With human unhappiness you cannot: -

Explain it away
Talk it away
Will it away
Act it away
Think it away
Reflect it away
Bribe it away

or

Ignore it away

Misguided therapists are deliberately using 'techniques' to try to engineer 'inner states of self' of the individual. Psychologists continue to sell workshops on how to engineer yourself into 'actualised feelings', 'peak experiences' etc. by 'pressing the right buttons'. But there are no buttons to press! It is simply not possible to programme the individual's system to produce desired 'states' - out of the context of everyday real relationships. The attempts to programme the biological computer with psychopharmacological substances is equally a failed illusion.

As with computer simulation problems, these are at best techniques that 'simulate' (dis-simulation - telling lies to ourselves) but do not 'produce' or 'replicate' the spontaneous human experiences of 'love', 'happiness', 'joy', 'well-being' and so on that they are aiming at.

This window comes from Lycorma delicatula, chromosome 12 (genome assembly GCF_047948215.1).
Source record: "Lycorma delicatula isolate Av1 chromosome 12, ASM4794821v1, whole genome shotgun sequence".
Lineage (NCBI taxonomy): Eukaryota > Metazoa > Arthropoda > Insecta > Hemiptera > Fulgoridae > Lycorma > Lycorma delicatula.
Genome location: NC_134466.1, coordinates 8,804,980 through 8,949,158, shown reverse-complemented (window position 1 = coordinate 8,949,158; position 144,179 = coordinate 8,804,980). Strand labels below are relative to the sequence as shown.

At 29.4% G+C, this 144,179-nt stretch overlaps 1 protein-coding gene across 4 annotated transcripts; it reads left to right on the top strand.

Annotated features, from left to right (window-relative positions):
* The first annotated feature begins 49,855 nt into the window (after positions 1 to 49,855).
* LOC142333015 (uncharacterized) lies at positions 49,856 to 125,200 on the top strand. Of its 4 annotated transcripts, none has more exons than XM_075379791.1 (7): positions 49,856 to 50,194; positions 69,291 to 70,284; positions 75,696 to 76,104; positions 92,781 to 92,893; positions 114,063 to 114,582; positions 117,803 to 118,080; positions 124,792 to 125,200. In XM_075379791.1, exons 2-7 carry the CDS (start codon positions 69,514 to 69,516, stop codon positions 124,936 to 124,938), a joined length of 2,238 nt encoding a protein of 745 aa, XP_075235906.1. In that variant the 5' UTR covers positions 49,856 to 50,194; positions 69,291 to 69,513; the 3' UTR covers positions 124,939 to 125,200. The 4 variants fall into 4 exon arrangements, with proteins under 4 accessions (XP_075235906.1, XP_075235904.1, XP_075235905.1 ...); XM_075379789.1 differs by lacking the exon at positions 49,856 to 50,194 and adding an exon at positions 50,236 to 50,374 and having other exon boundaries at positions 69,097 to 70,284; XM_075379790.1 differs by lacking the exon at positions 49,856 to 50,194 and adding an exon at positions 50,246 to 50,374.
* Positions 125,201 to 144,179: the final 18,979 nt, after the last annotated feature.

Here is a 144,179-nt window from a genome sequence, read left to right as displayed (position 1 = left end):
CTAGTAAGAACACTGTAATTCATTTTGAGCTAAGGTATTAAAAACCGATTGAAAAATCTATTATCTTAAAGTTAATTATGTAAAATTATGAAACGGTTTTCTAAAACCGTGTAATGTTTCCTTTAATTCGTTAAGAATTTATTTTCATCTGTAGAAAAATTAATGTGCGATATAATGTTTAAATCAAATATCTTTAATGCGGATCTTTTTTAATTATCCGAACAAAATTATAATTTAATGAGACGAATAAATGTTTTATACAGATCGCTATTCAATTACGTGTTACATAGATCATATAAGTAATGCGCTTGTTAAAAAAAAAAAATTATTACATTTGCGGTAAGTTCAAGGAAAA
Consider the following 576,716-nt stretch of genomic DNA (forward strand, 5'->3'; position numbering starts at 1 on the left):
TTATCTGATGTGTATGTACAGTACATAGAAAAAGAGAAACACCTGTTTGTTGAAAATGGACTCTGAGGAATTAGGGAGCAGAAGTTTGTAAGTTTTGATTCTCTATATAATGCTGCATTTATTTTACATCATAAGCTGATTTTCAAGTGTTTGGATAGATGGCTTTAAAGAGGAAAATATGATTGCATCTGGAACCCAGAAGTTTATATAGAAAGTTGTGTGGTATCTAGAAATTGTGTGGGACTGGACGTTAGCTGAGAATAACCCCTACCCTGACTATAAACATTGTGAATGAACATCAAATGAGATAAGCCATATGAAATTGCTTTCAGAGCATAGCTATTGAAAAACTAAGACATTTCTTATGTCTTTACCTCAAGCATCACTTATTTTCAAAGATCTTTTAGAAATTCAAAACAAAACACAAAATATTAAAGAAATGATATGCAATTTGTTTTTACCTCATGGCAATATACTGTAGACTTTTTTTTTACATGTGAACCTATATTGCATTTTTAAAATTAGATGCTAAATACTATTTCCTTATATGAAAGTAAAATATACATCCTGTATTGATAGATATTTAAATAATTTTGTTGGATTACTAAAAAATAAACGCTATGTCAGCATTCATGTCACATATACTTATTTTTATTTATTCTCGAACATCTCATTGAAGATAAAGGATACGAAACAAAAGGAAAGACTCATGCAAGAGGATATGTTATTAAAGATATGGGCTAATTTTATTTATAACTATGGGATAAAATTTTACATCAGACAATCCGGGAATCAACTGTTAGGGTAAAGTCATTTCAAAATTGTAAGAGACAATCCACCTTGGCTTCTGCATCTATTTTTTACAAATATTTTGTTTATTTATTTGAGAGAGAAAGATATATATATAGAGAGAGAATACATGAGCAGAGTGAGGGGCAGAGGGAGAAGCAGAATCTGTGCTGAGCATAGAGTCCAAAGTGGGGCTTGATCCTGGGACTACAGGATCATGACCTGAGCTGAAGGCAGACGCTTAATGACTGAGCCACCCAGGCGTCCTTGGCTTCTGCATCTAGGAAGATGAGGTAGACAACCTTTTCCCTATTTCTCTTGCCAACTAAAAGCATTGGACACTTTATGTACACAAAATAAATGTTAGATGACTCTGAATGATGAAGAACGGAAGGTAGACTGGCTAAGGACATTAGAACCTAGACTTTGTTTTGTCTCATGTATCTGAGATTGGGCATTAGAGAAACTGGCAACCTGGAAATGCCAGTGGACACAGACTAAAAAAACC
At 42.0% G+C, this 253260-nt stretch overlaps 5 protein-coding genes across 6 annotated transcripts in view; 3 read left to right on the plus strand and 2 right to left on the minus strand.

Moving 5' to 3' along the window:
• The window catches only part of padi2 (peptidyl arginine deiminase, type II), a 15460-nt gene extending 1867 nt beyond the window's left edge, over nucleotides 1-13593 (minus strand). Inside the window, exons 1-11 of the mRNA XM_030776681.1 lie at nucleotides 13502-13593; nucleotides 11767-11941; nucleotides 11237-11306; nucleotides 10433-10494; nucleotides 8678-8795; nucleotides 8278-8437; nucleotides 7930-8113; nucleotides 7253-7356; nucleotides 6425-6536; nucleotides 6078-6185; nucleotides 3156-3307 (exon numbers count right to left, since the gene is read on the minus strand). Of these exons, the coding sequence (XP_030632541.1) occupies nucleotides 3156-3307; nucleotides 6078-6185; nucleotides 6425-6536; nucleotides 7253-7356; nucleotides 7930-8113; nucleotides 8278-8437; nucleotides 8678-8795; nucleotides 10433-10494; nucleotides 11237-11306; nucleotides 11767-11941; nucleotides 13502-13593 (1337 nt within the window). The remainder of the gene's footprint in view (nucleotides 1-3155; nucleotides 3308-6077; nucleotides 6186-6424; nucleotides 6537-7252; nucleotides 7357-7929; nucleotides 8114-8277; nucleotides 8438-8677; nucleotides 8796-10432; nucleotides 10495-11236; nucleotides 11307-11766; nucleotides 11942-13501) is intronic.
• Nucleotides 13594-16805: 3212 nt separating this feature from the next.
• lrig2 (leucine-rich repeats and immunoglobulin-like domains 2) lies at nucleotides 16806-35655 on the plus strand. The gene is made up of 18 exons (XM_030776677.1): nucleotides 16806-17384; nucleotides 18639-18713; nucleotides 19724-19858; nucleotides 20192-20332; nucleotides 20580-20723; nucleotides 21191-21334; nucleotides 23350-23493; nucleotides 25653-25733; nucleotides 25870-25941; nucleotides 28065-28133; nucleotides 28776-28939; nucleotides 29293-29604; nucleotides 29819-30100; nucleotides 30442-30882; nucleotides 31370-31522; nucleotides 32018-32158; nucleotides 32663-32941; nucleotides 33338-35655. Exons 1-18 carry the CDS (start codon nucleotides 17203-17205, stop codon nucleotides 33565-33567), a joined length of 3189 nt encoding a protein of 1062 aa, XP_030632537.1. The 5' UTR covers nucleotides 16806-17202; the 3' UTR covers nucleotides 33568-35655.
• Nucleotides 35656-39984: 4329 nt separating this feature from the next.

You cannot 'engineer' happiness - or even unhappiness.

And yet, most therapies continue with this pattern of beliefs and practices.

 

So, Finally, How 'Free' is Free-Will?

Gregory Bateson invites us to make several radical shifts in our understanding of ourselves as living beings in a viable ecology of mind. To underline the impact of these shifts I want to conclude by reproducing a relatively unknown letter which Bateson wrote in 1973 giving his advice to someone whose friend - a 21 year-old girl - had committed suicide eight months before. Bateson's letter is a response to the letter from this person who asked for help and clarification with his feelings of having failed to help the girl in question.

 

27 May 1973

Dear ------------------

I am sorry I did not manage to answer your letter while I was in Seattle.

I suggest that you consider and complete in your imagination the following scenario (after all, it is in your imagination that change is requested or needed):

Your friend has achieved her suicide and arrived at the Pearly Gates, where she is challenged by St. Peter, who notes that she has come too soon. She says that it was all --------------- 's fault.

There are many ways of completing the scenario, but one way or another, your friend has to demonstrate that she had no free will but you had. I suggest either that you both had free will or that neither of you had.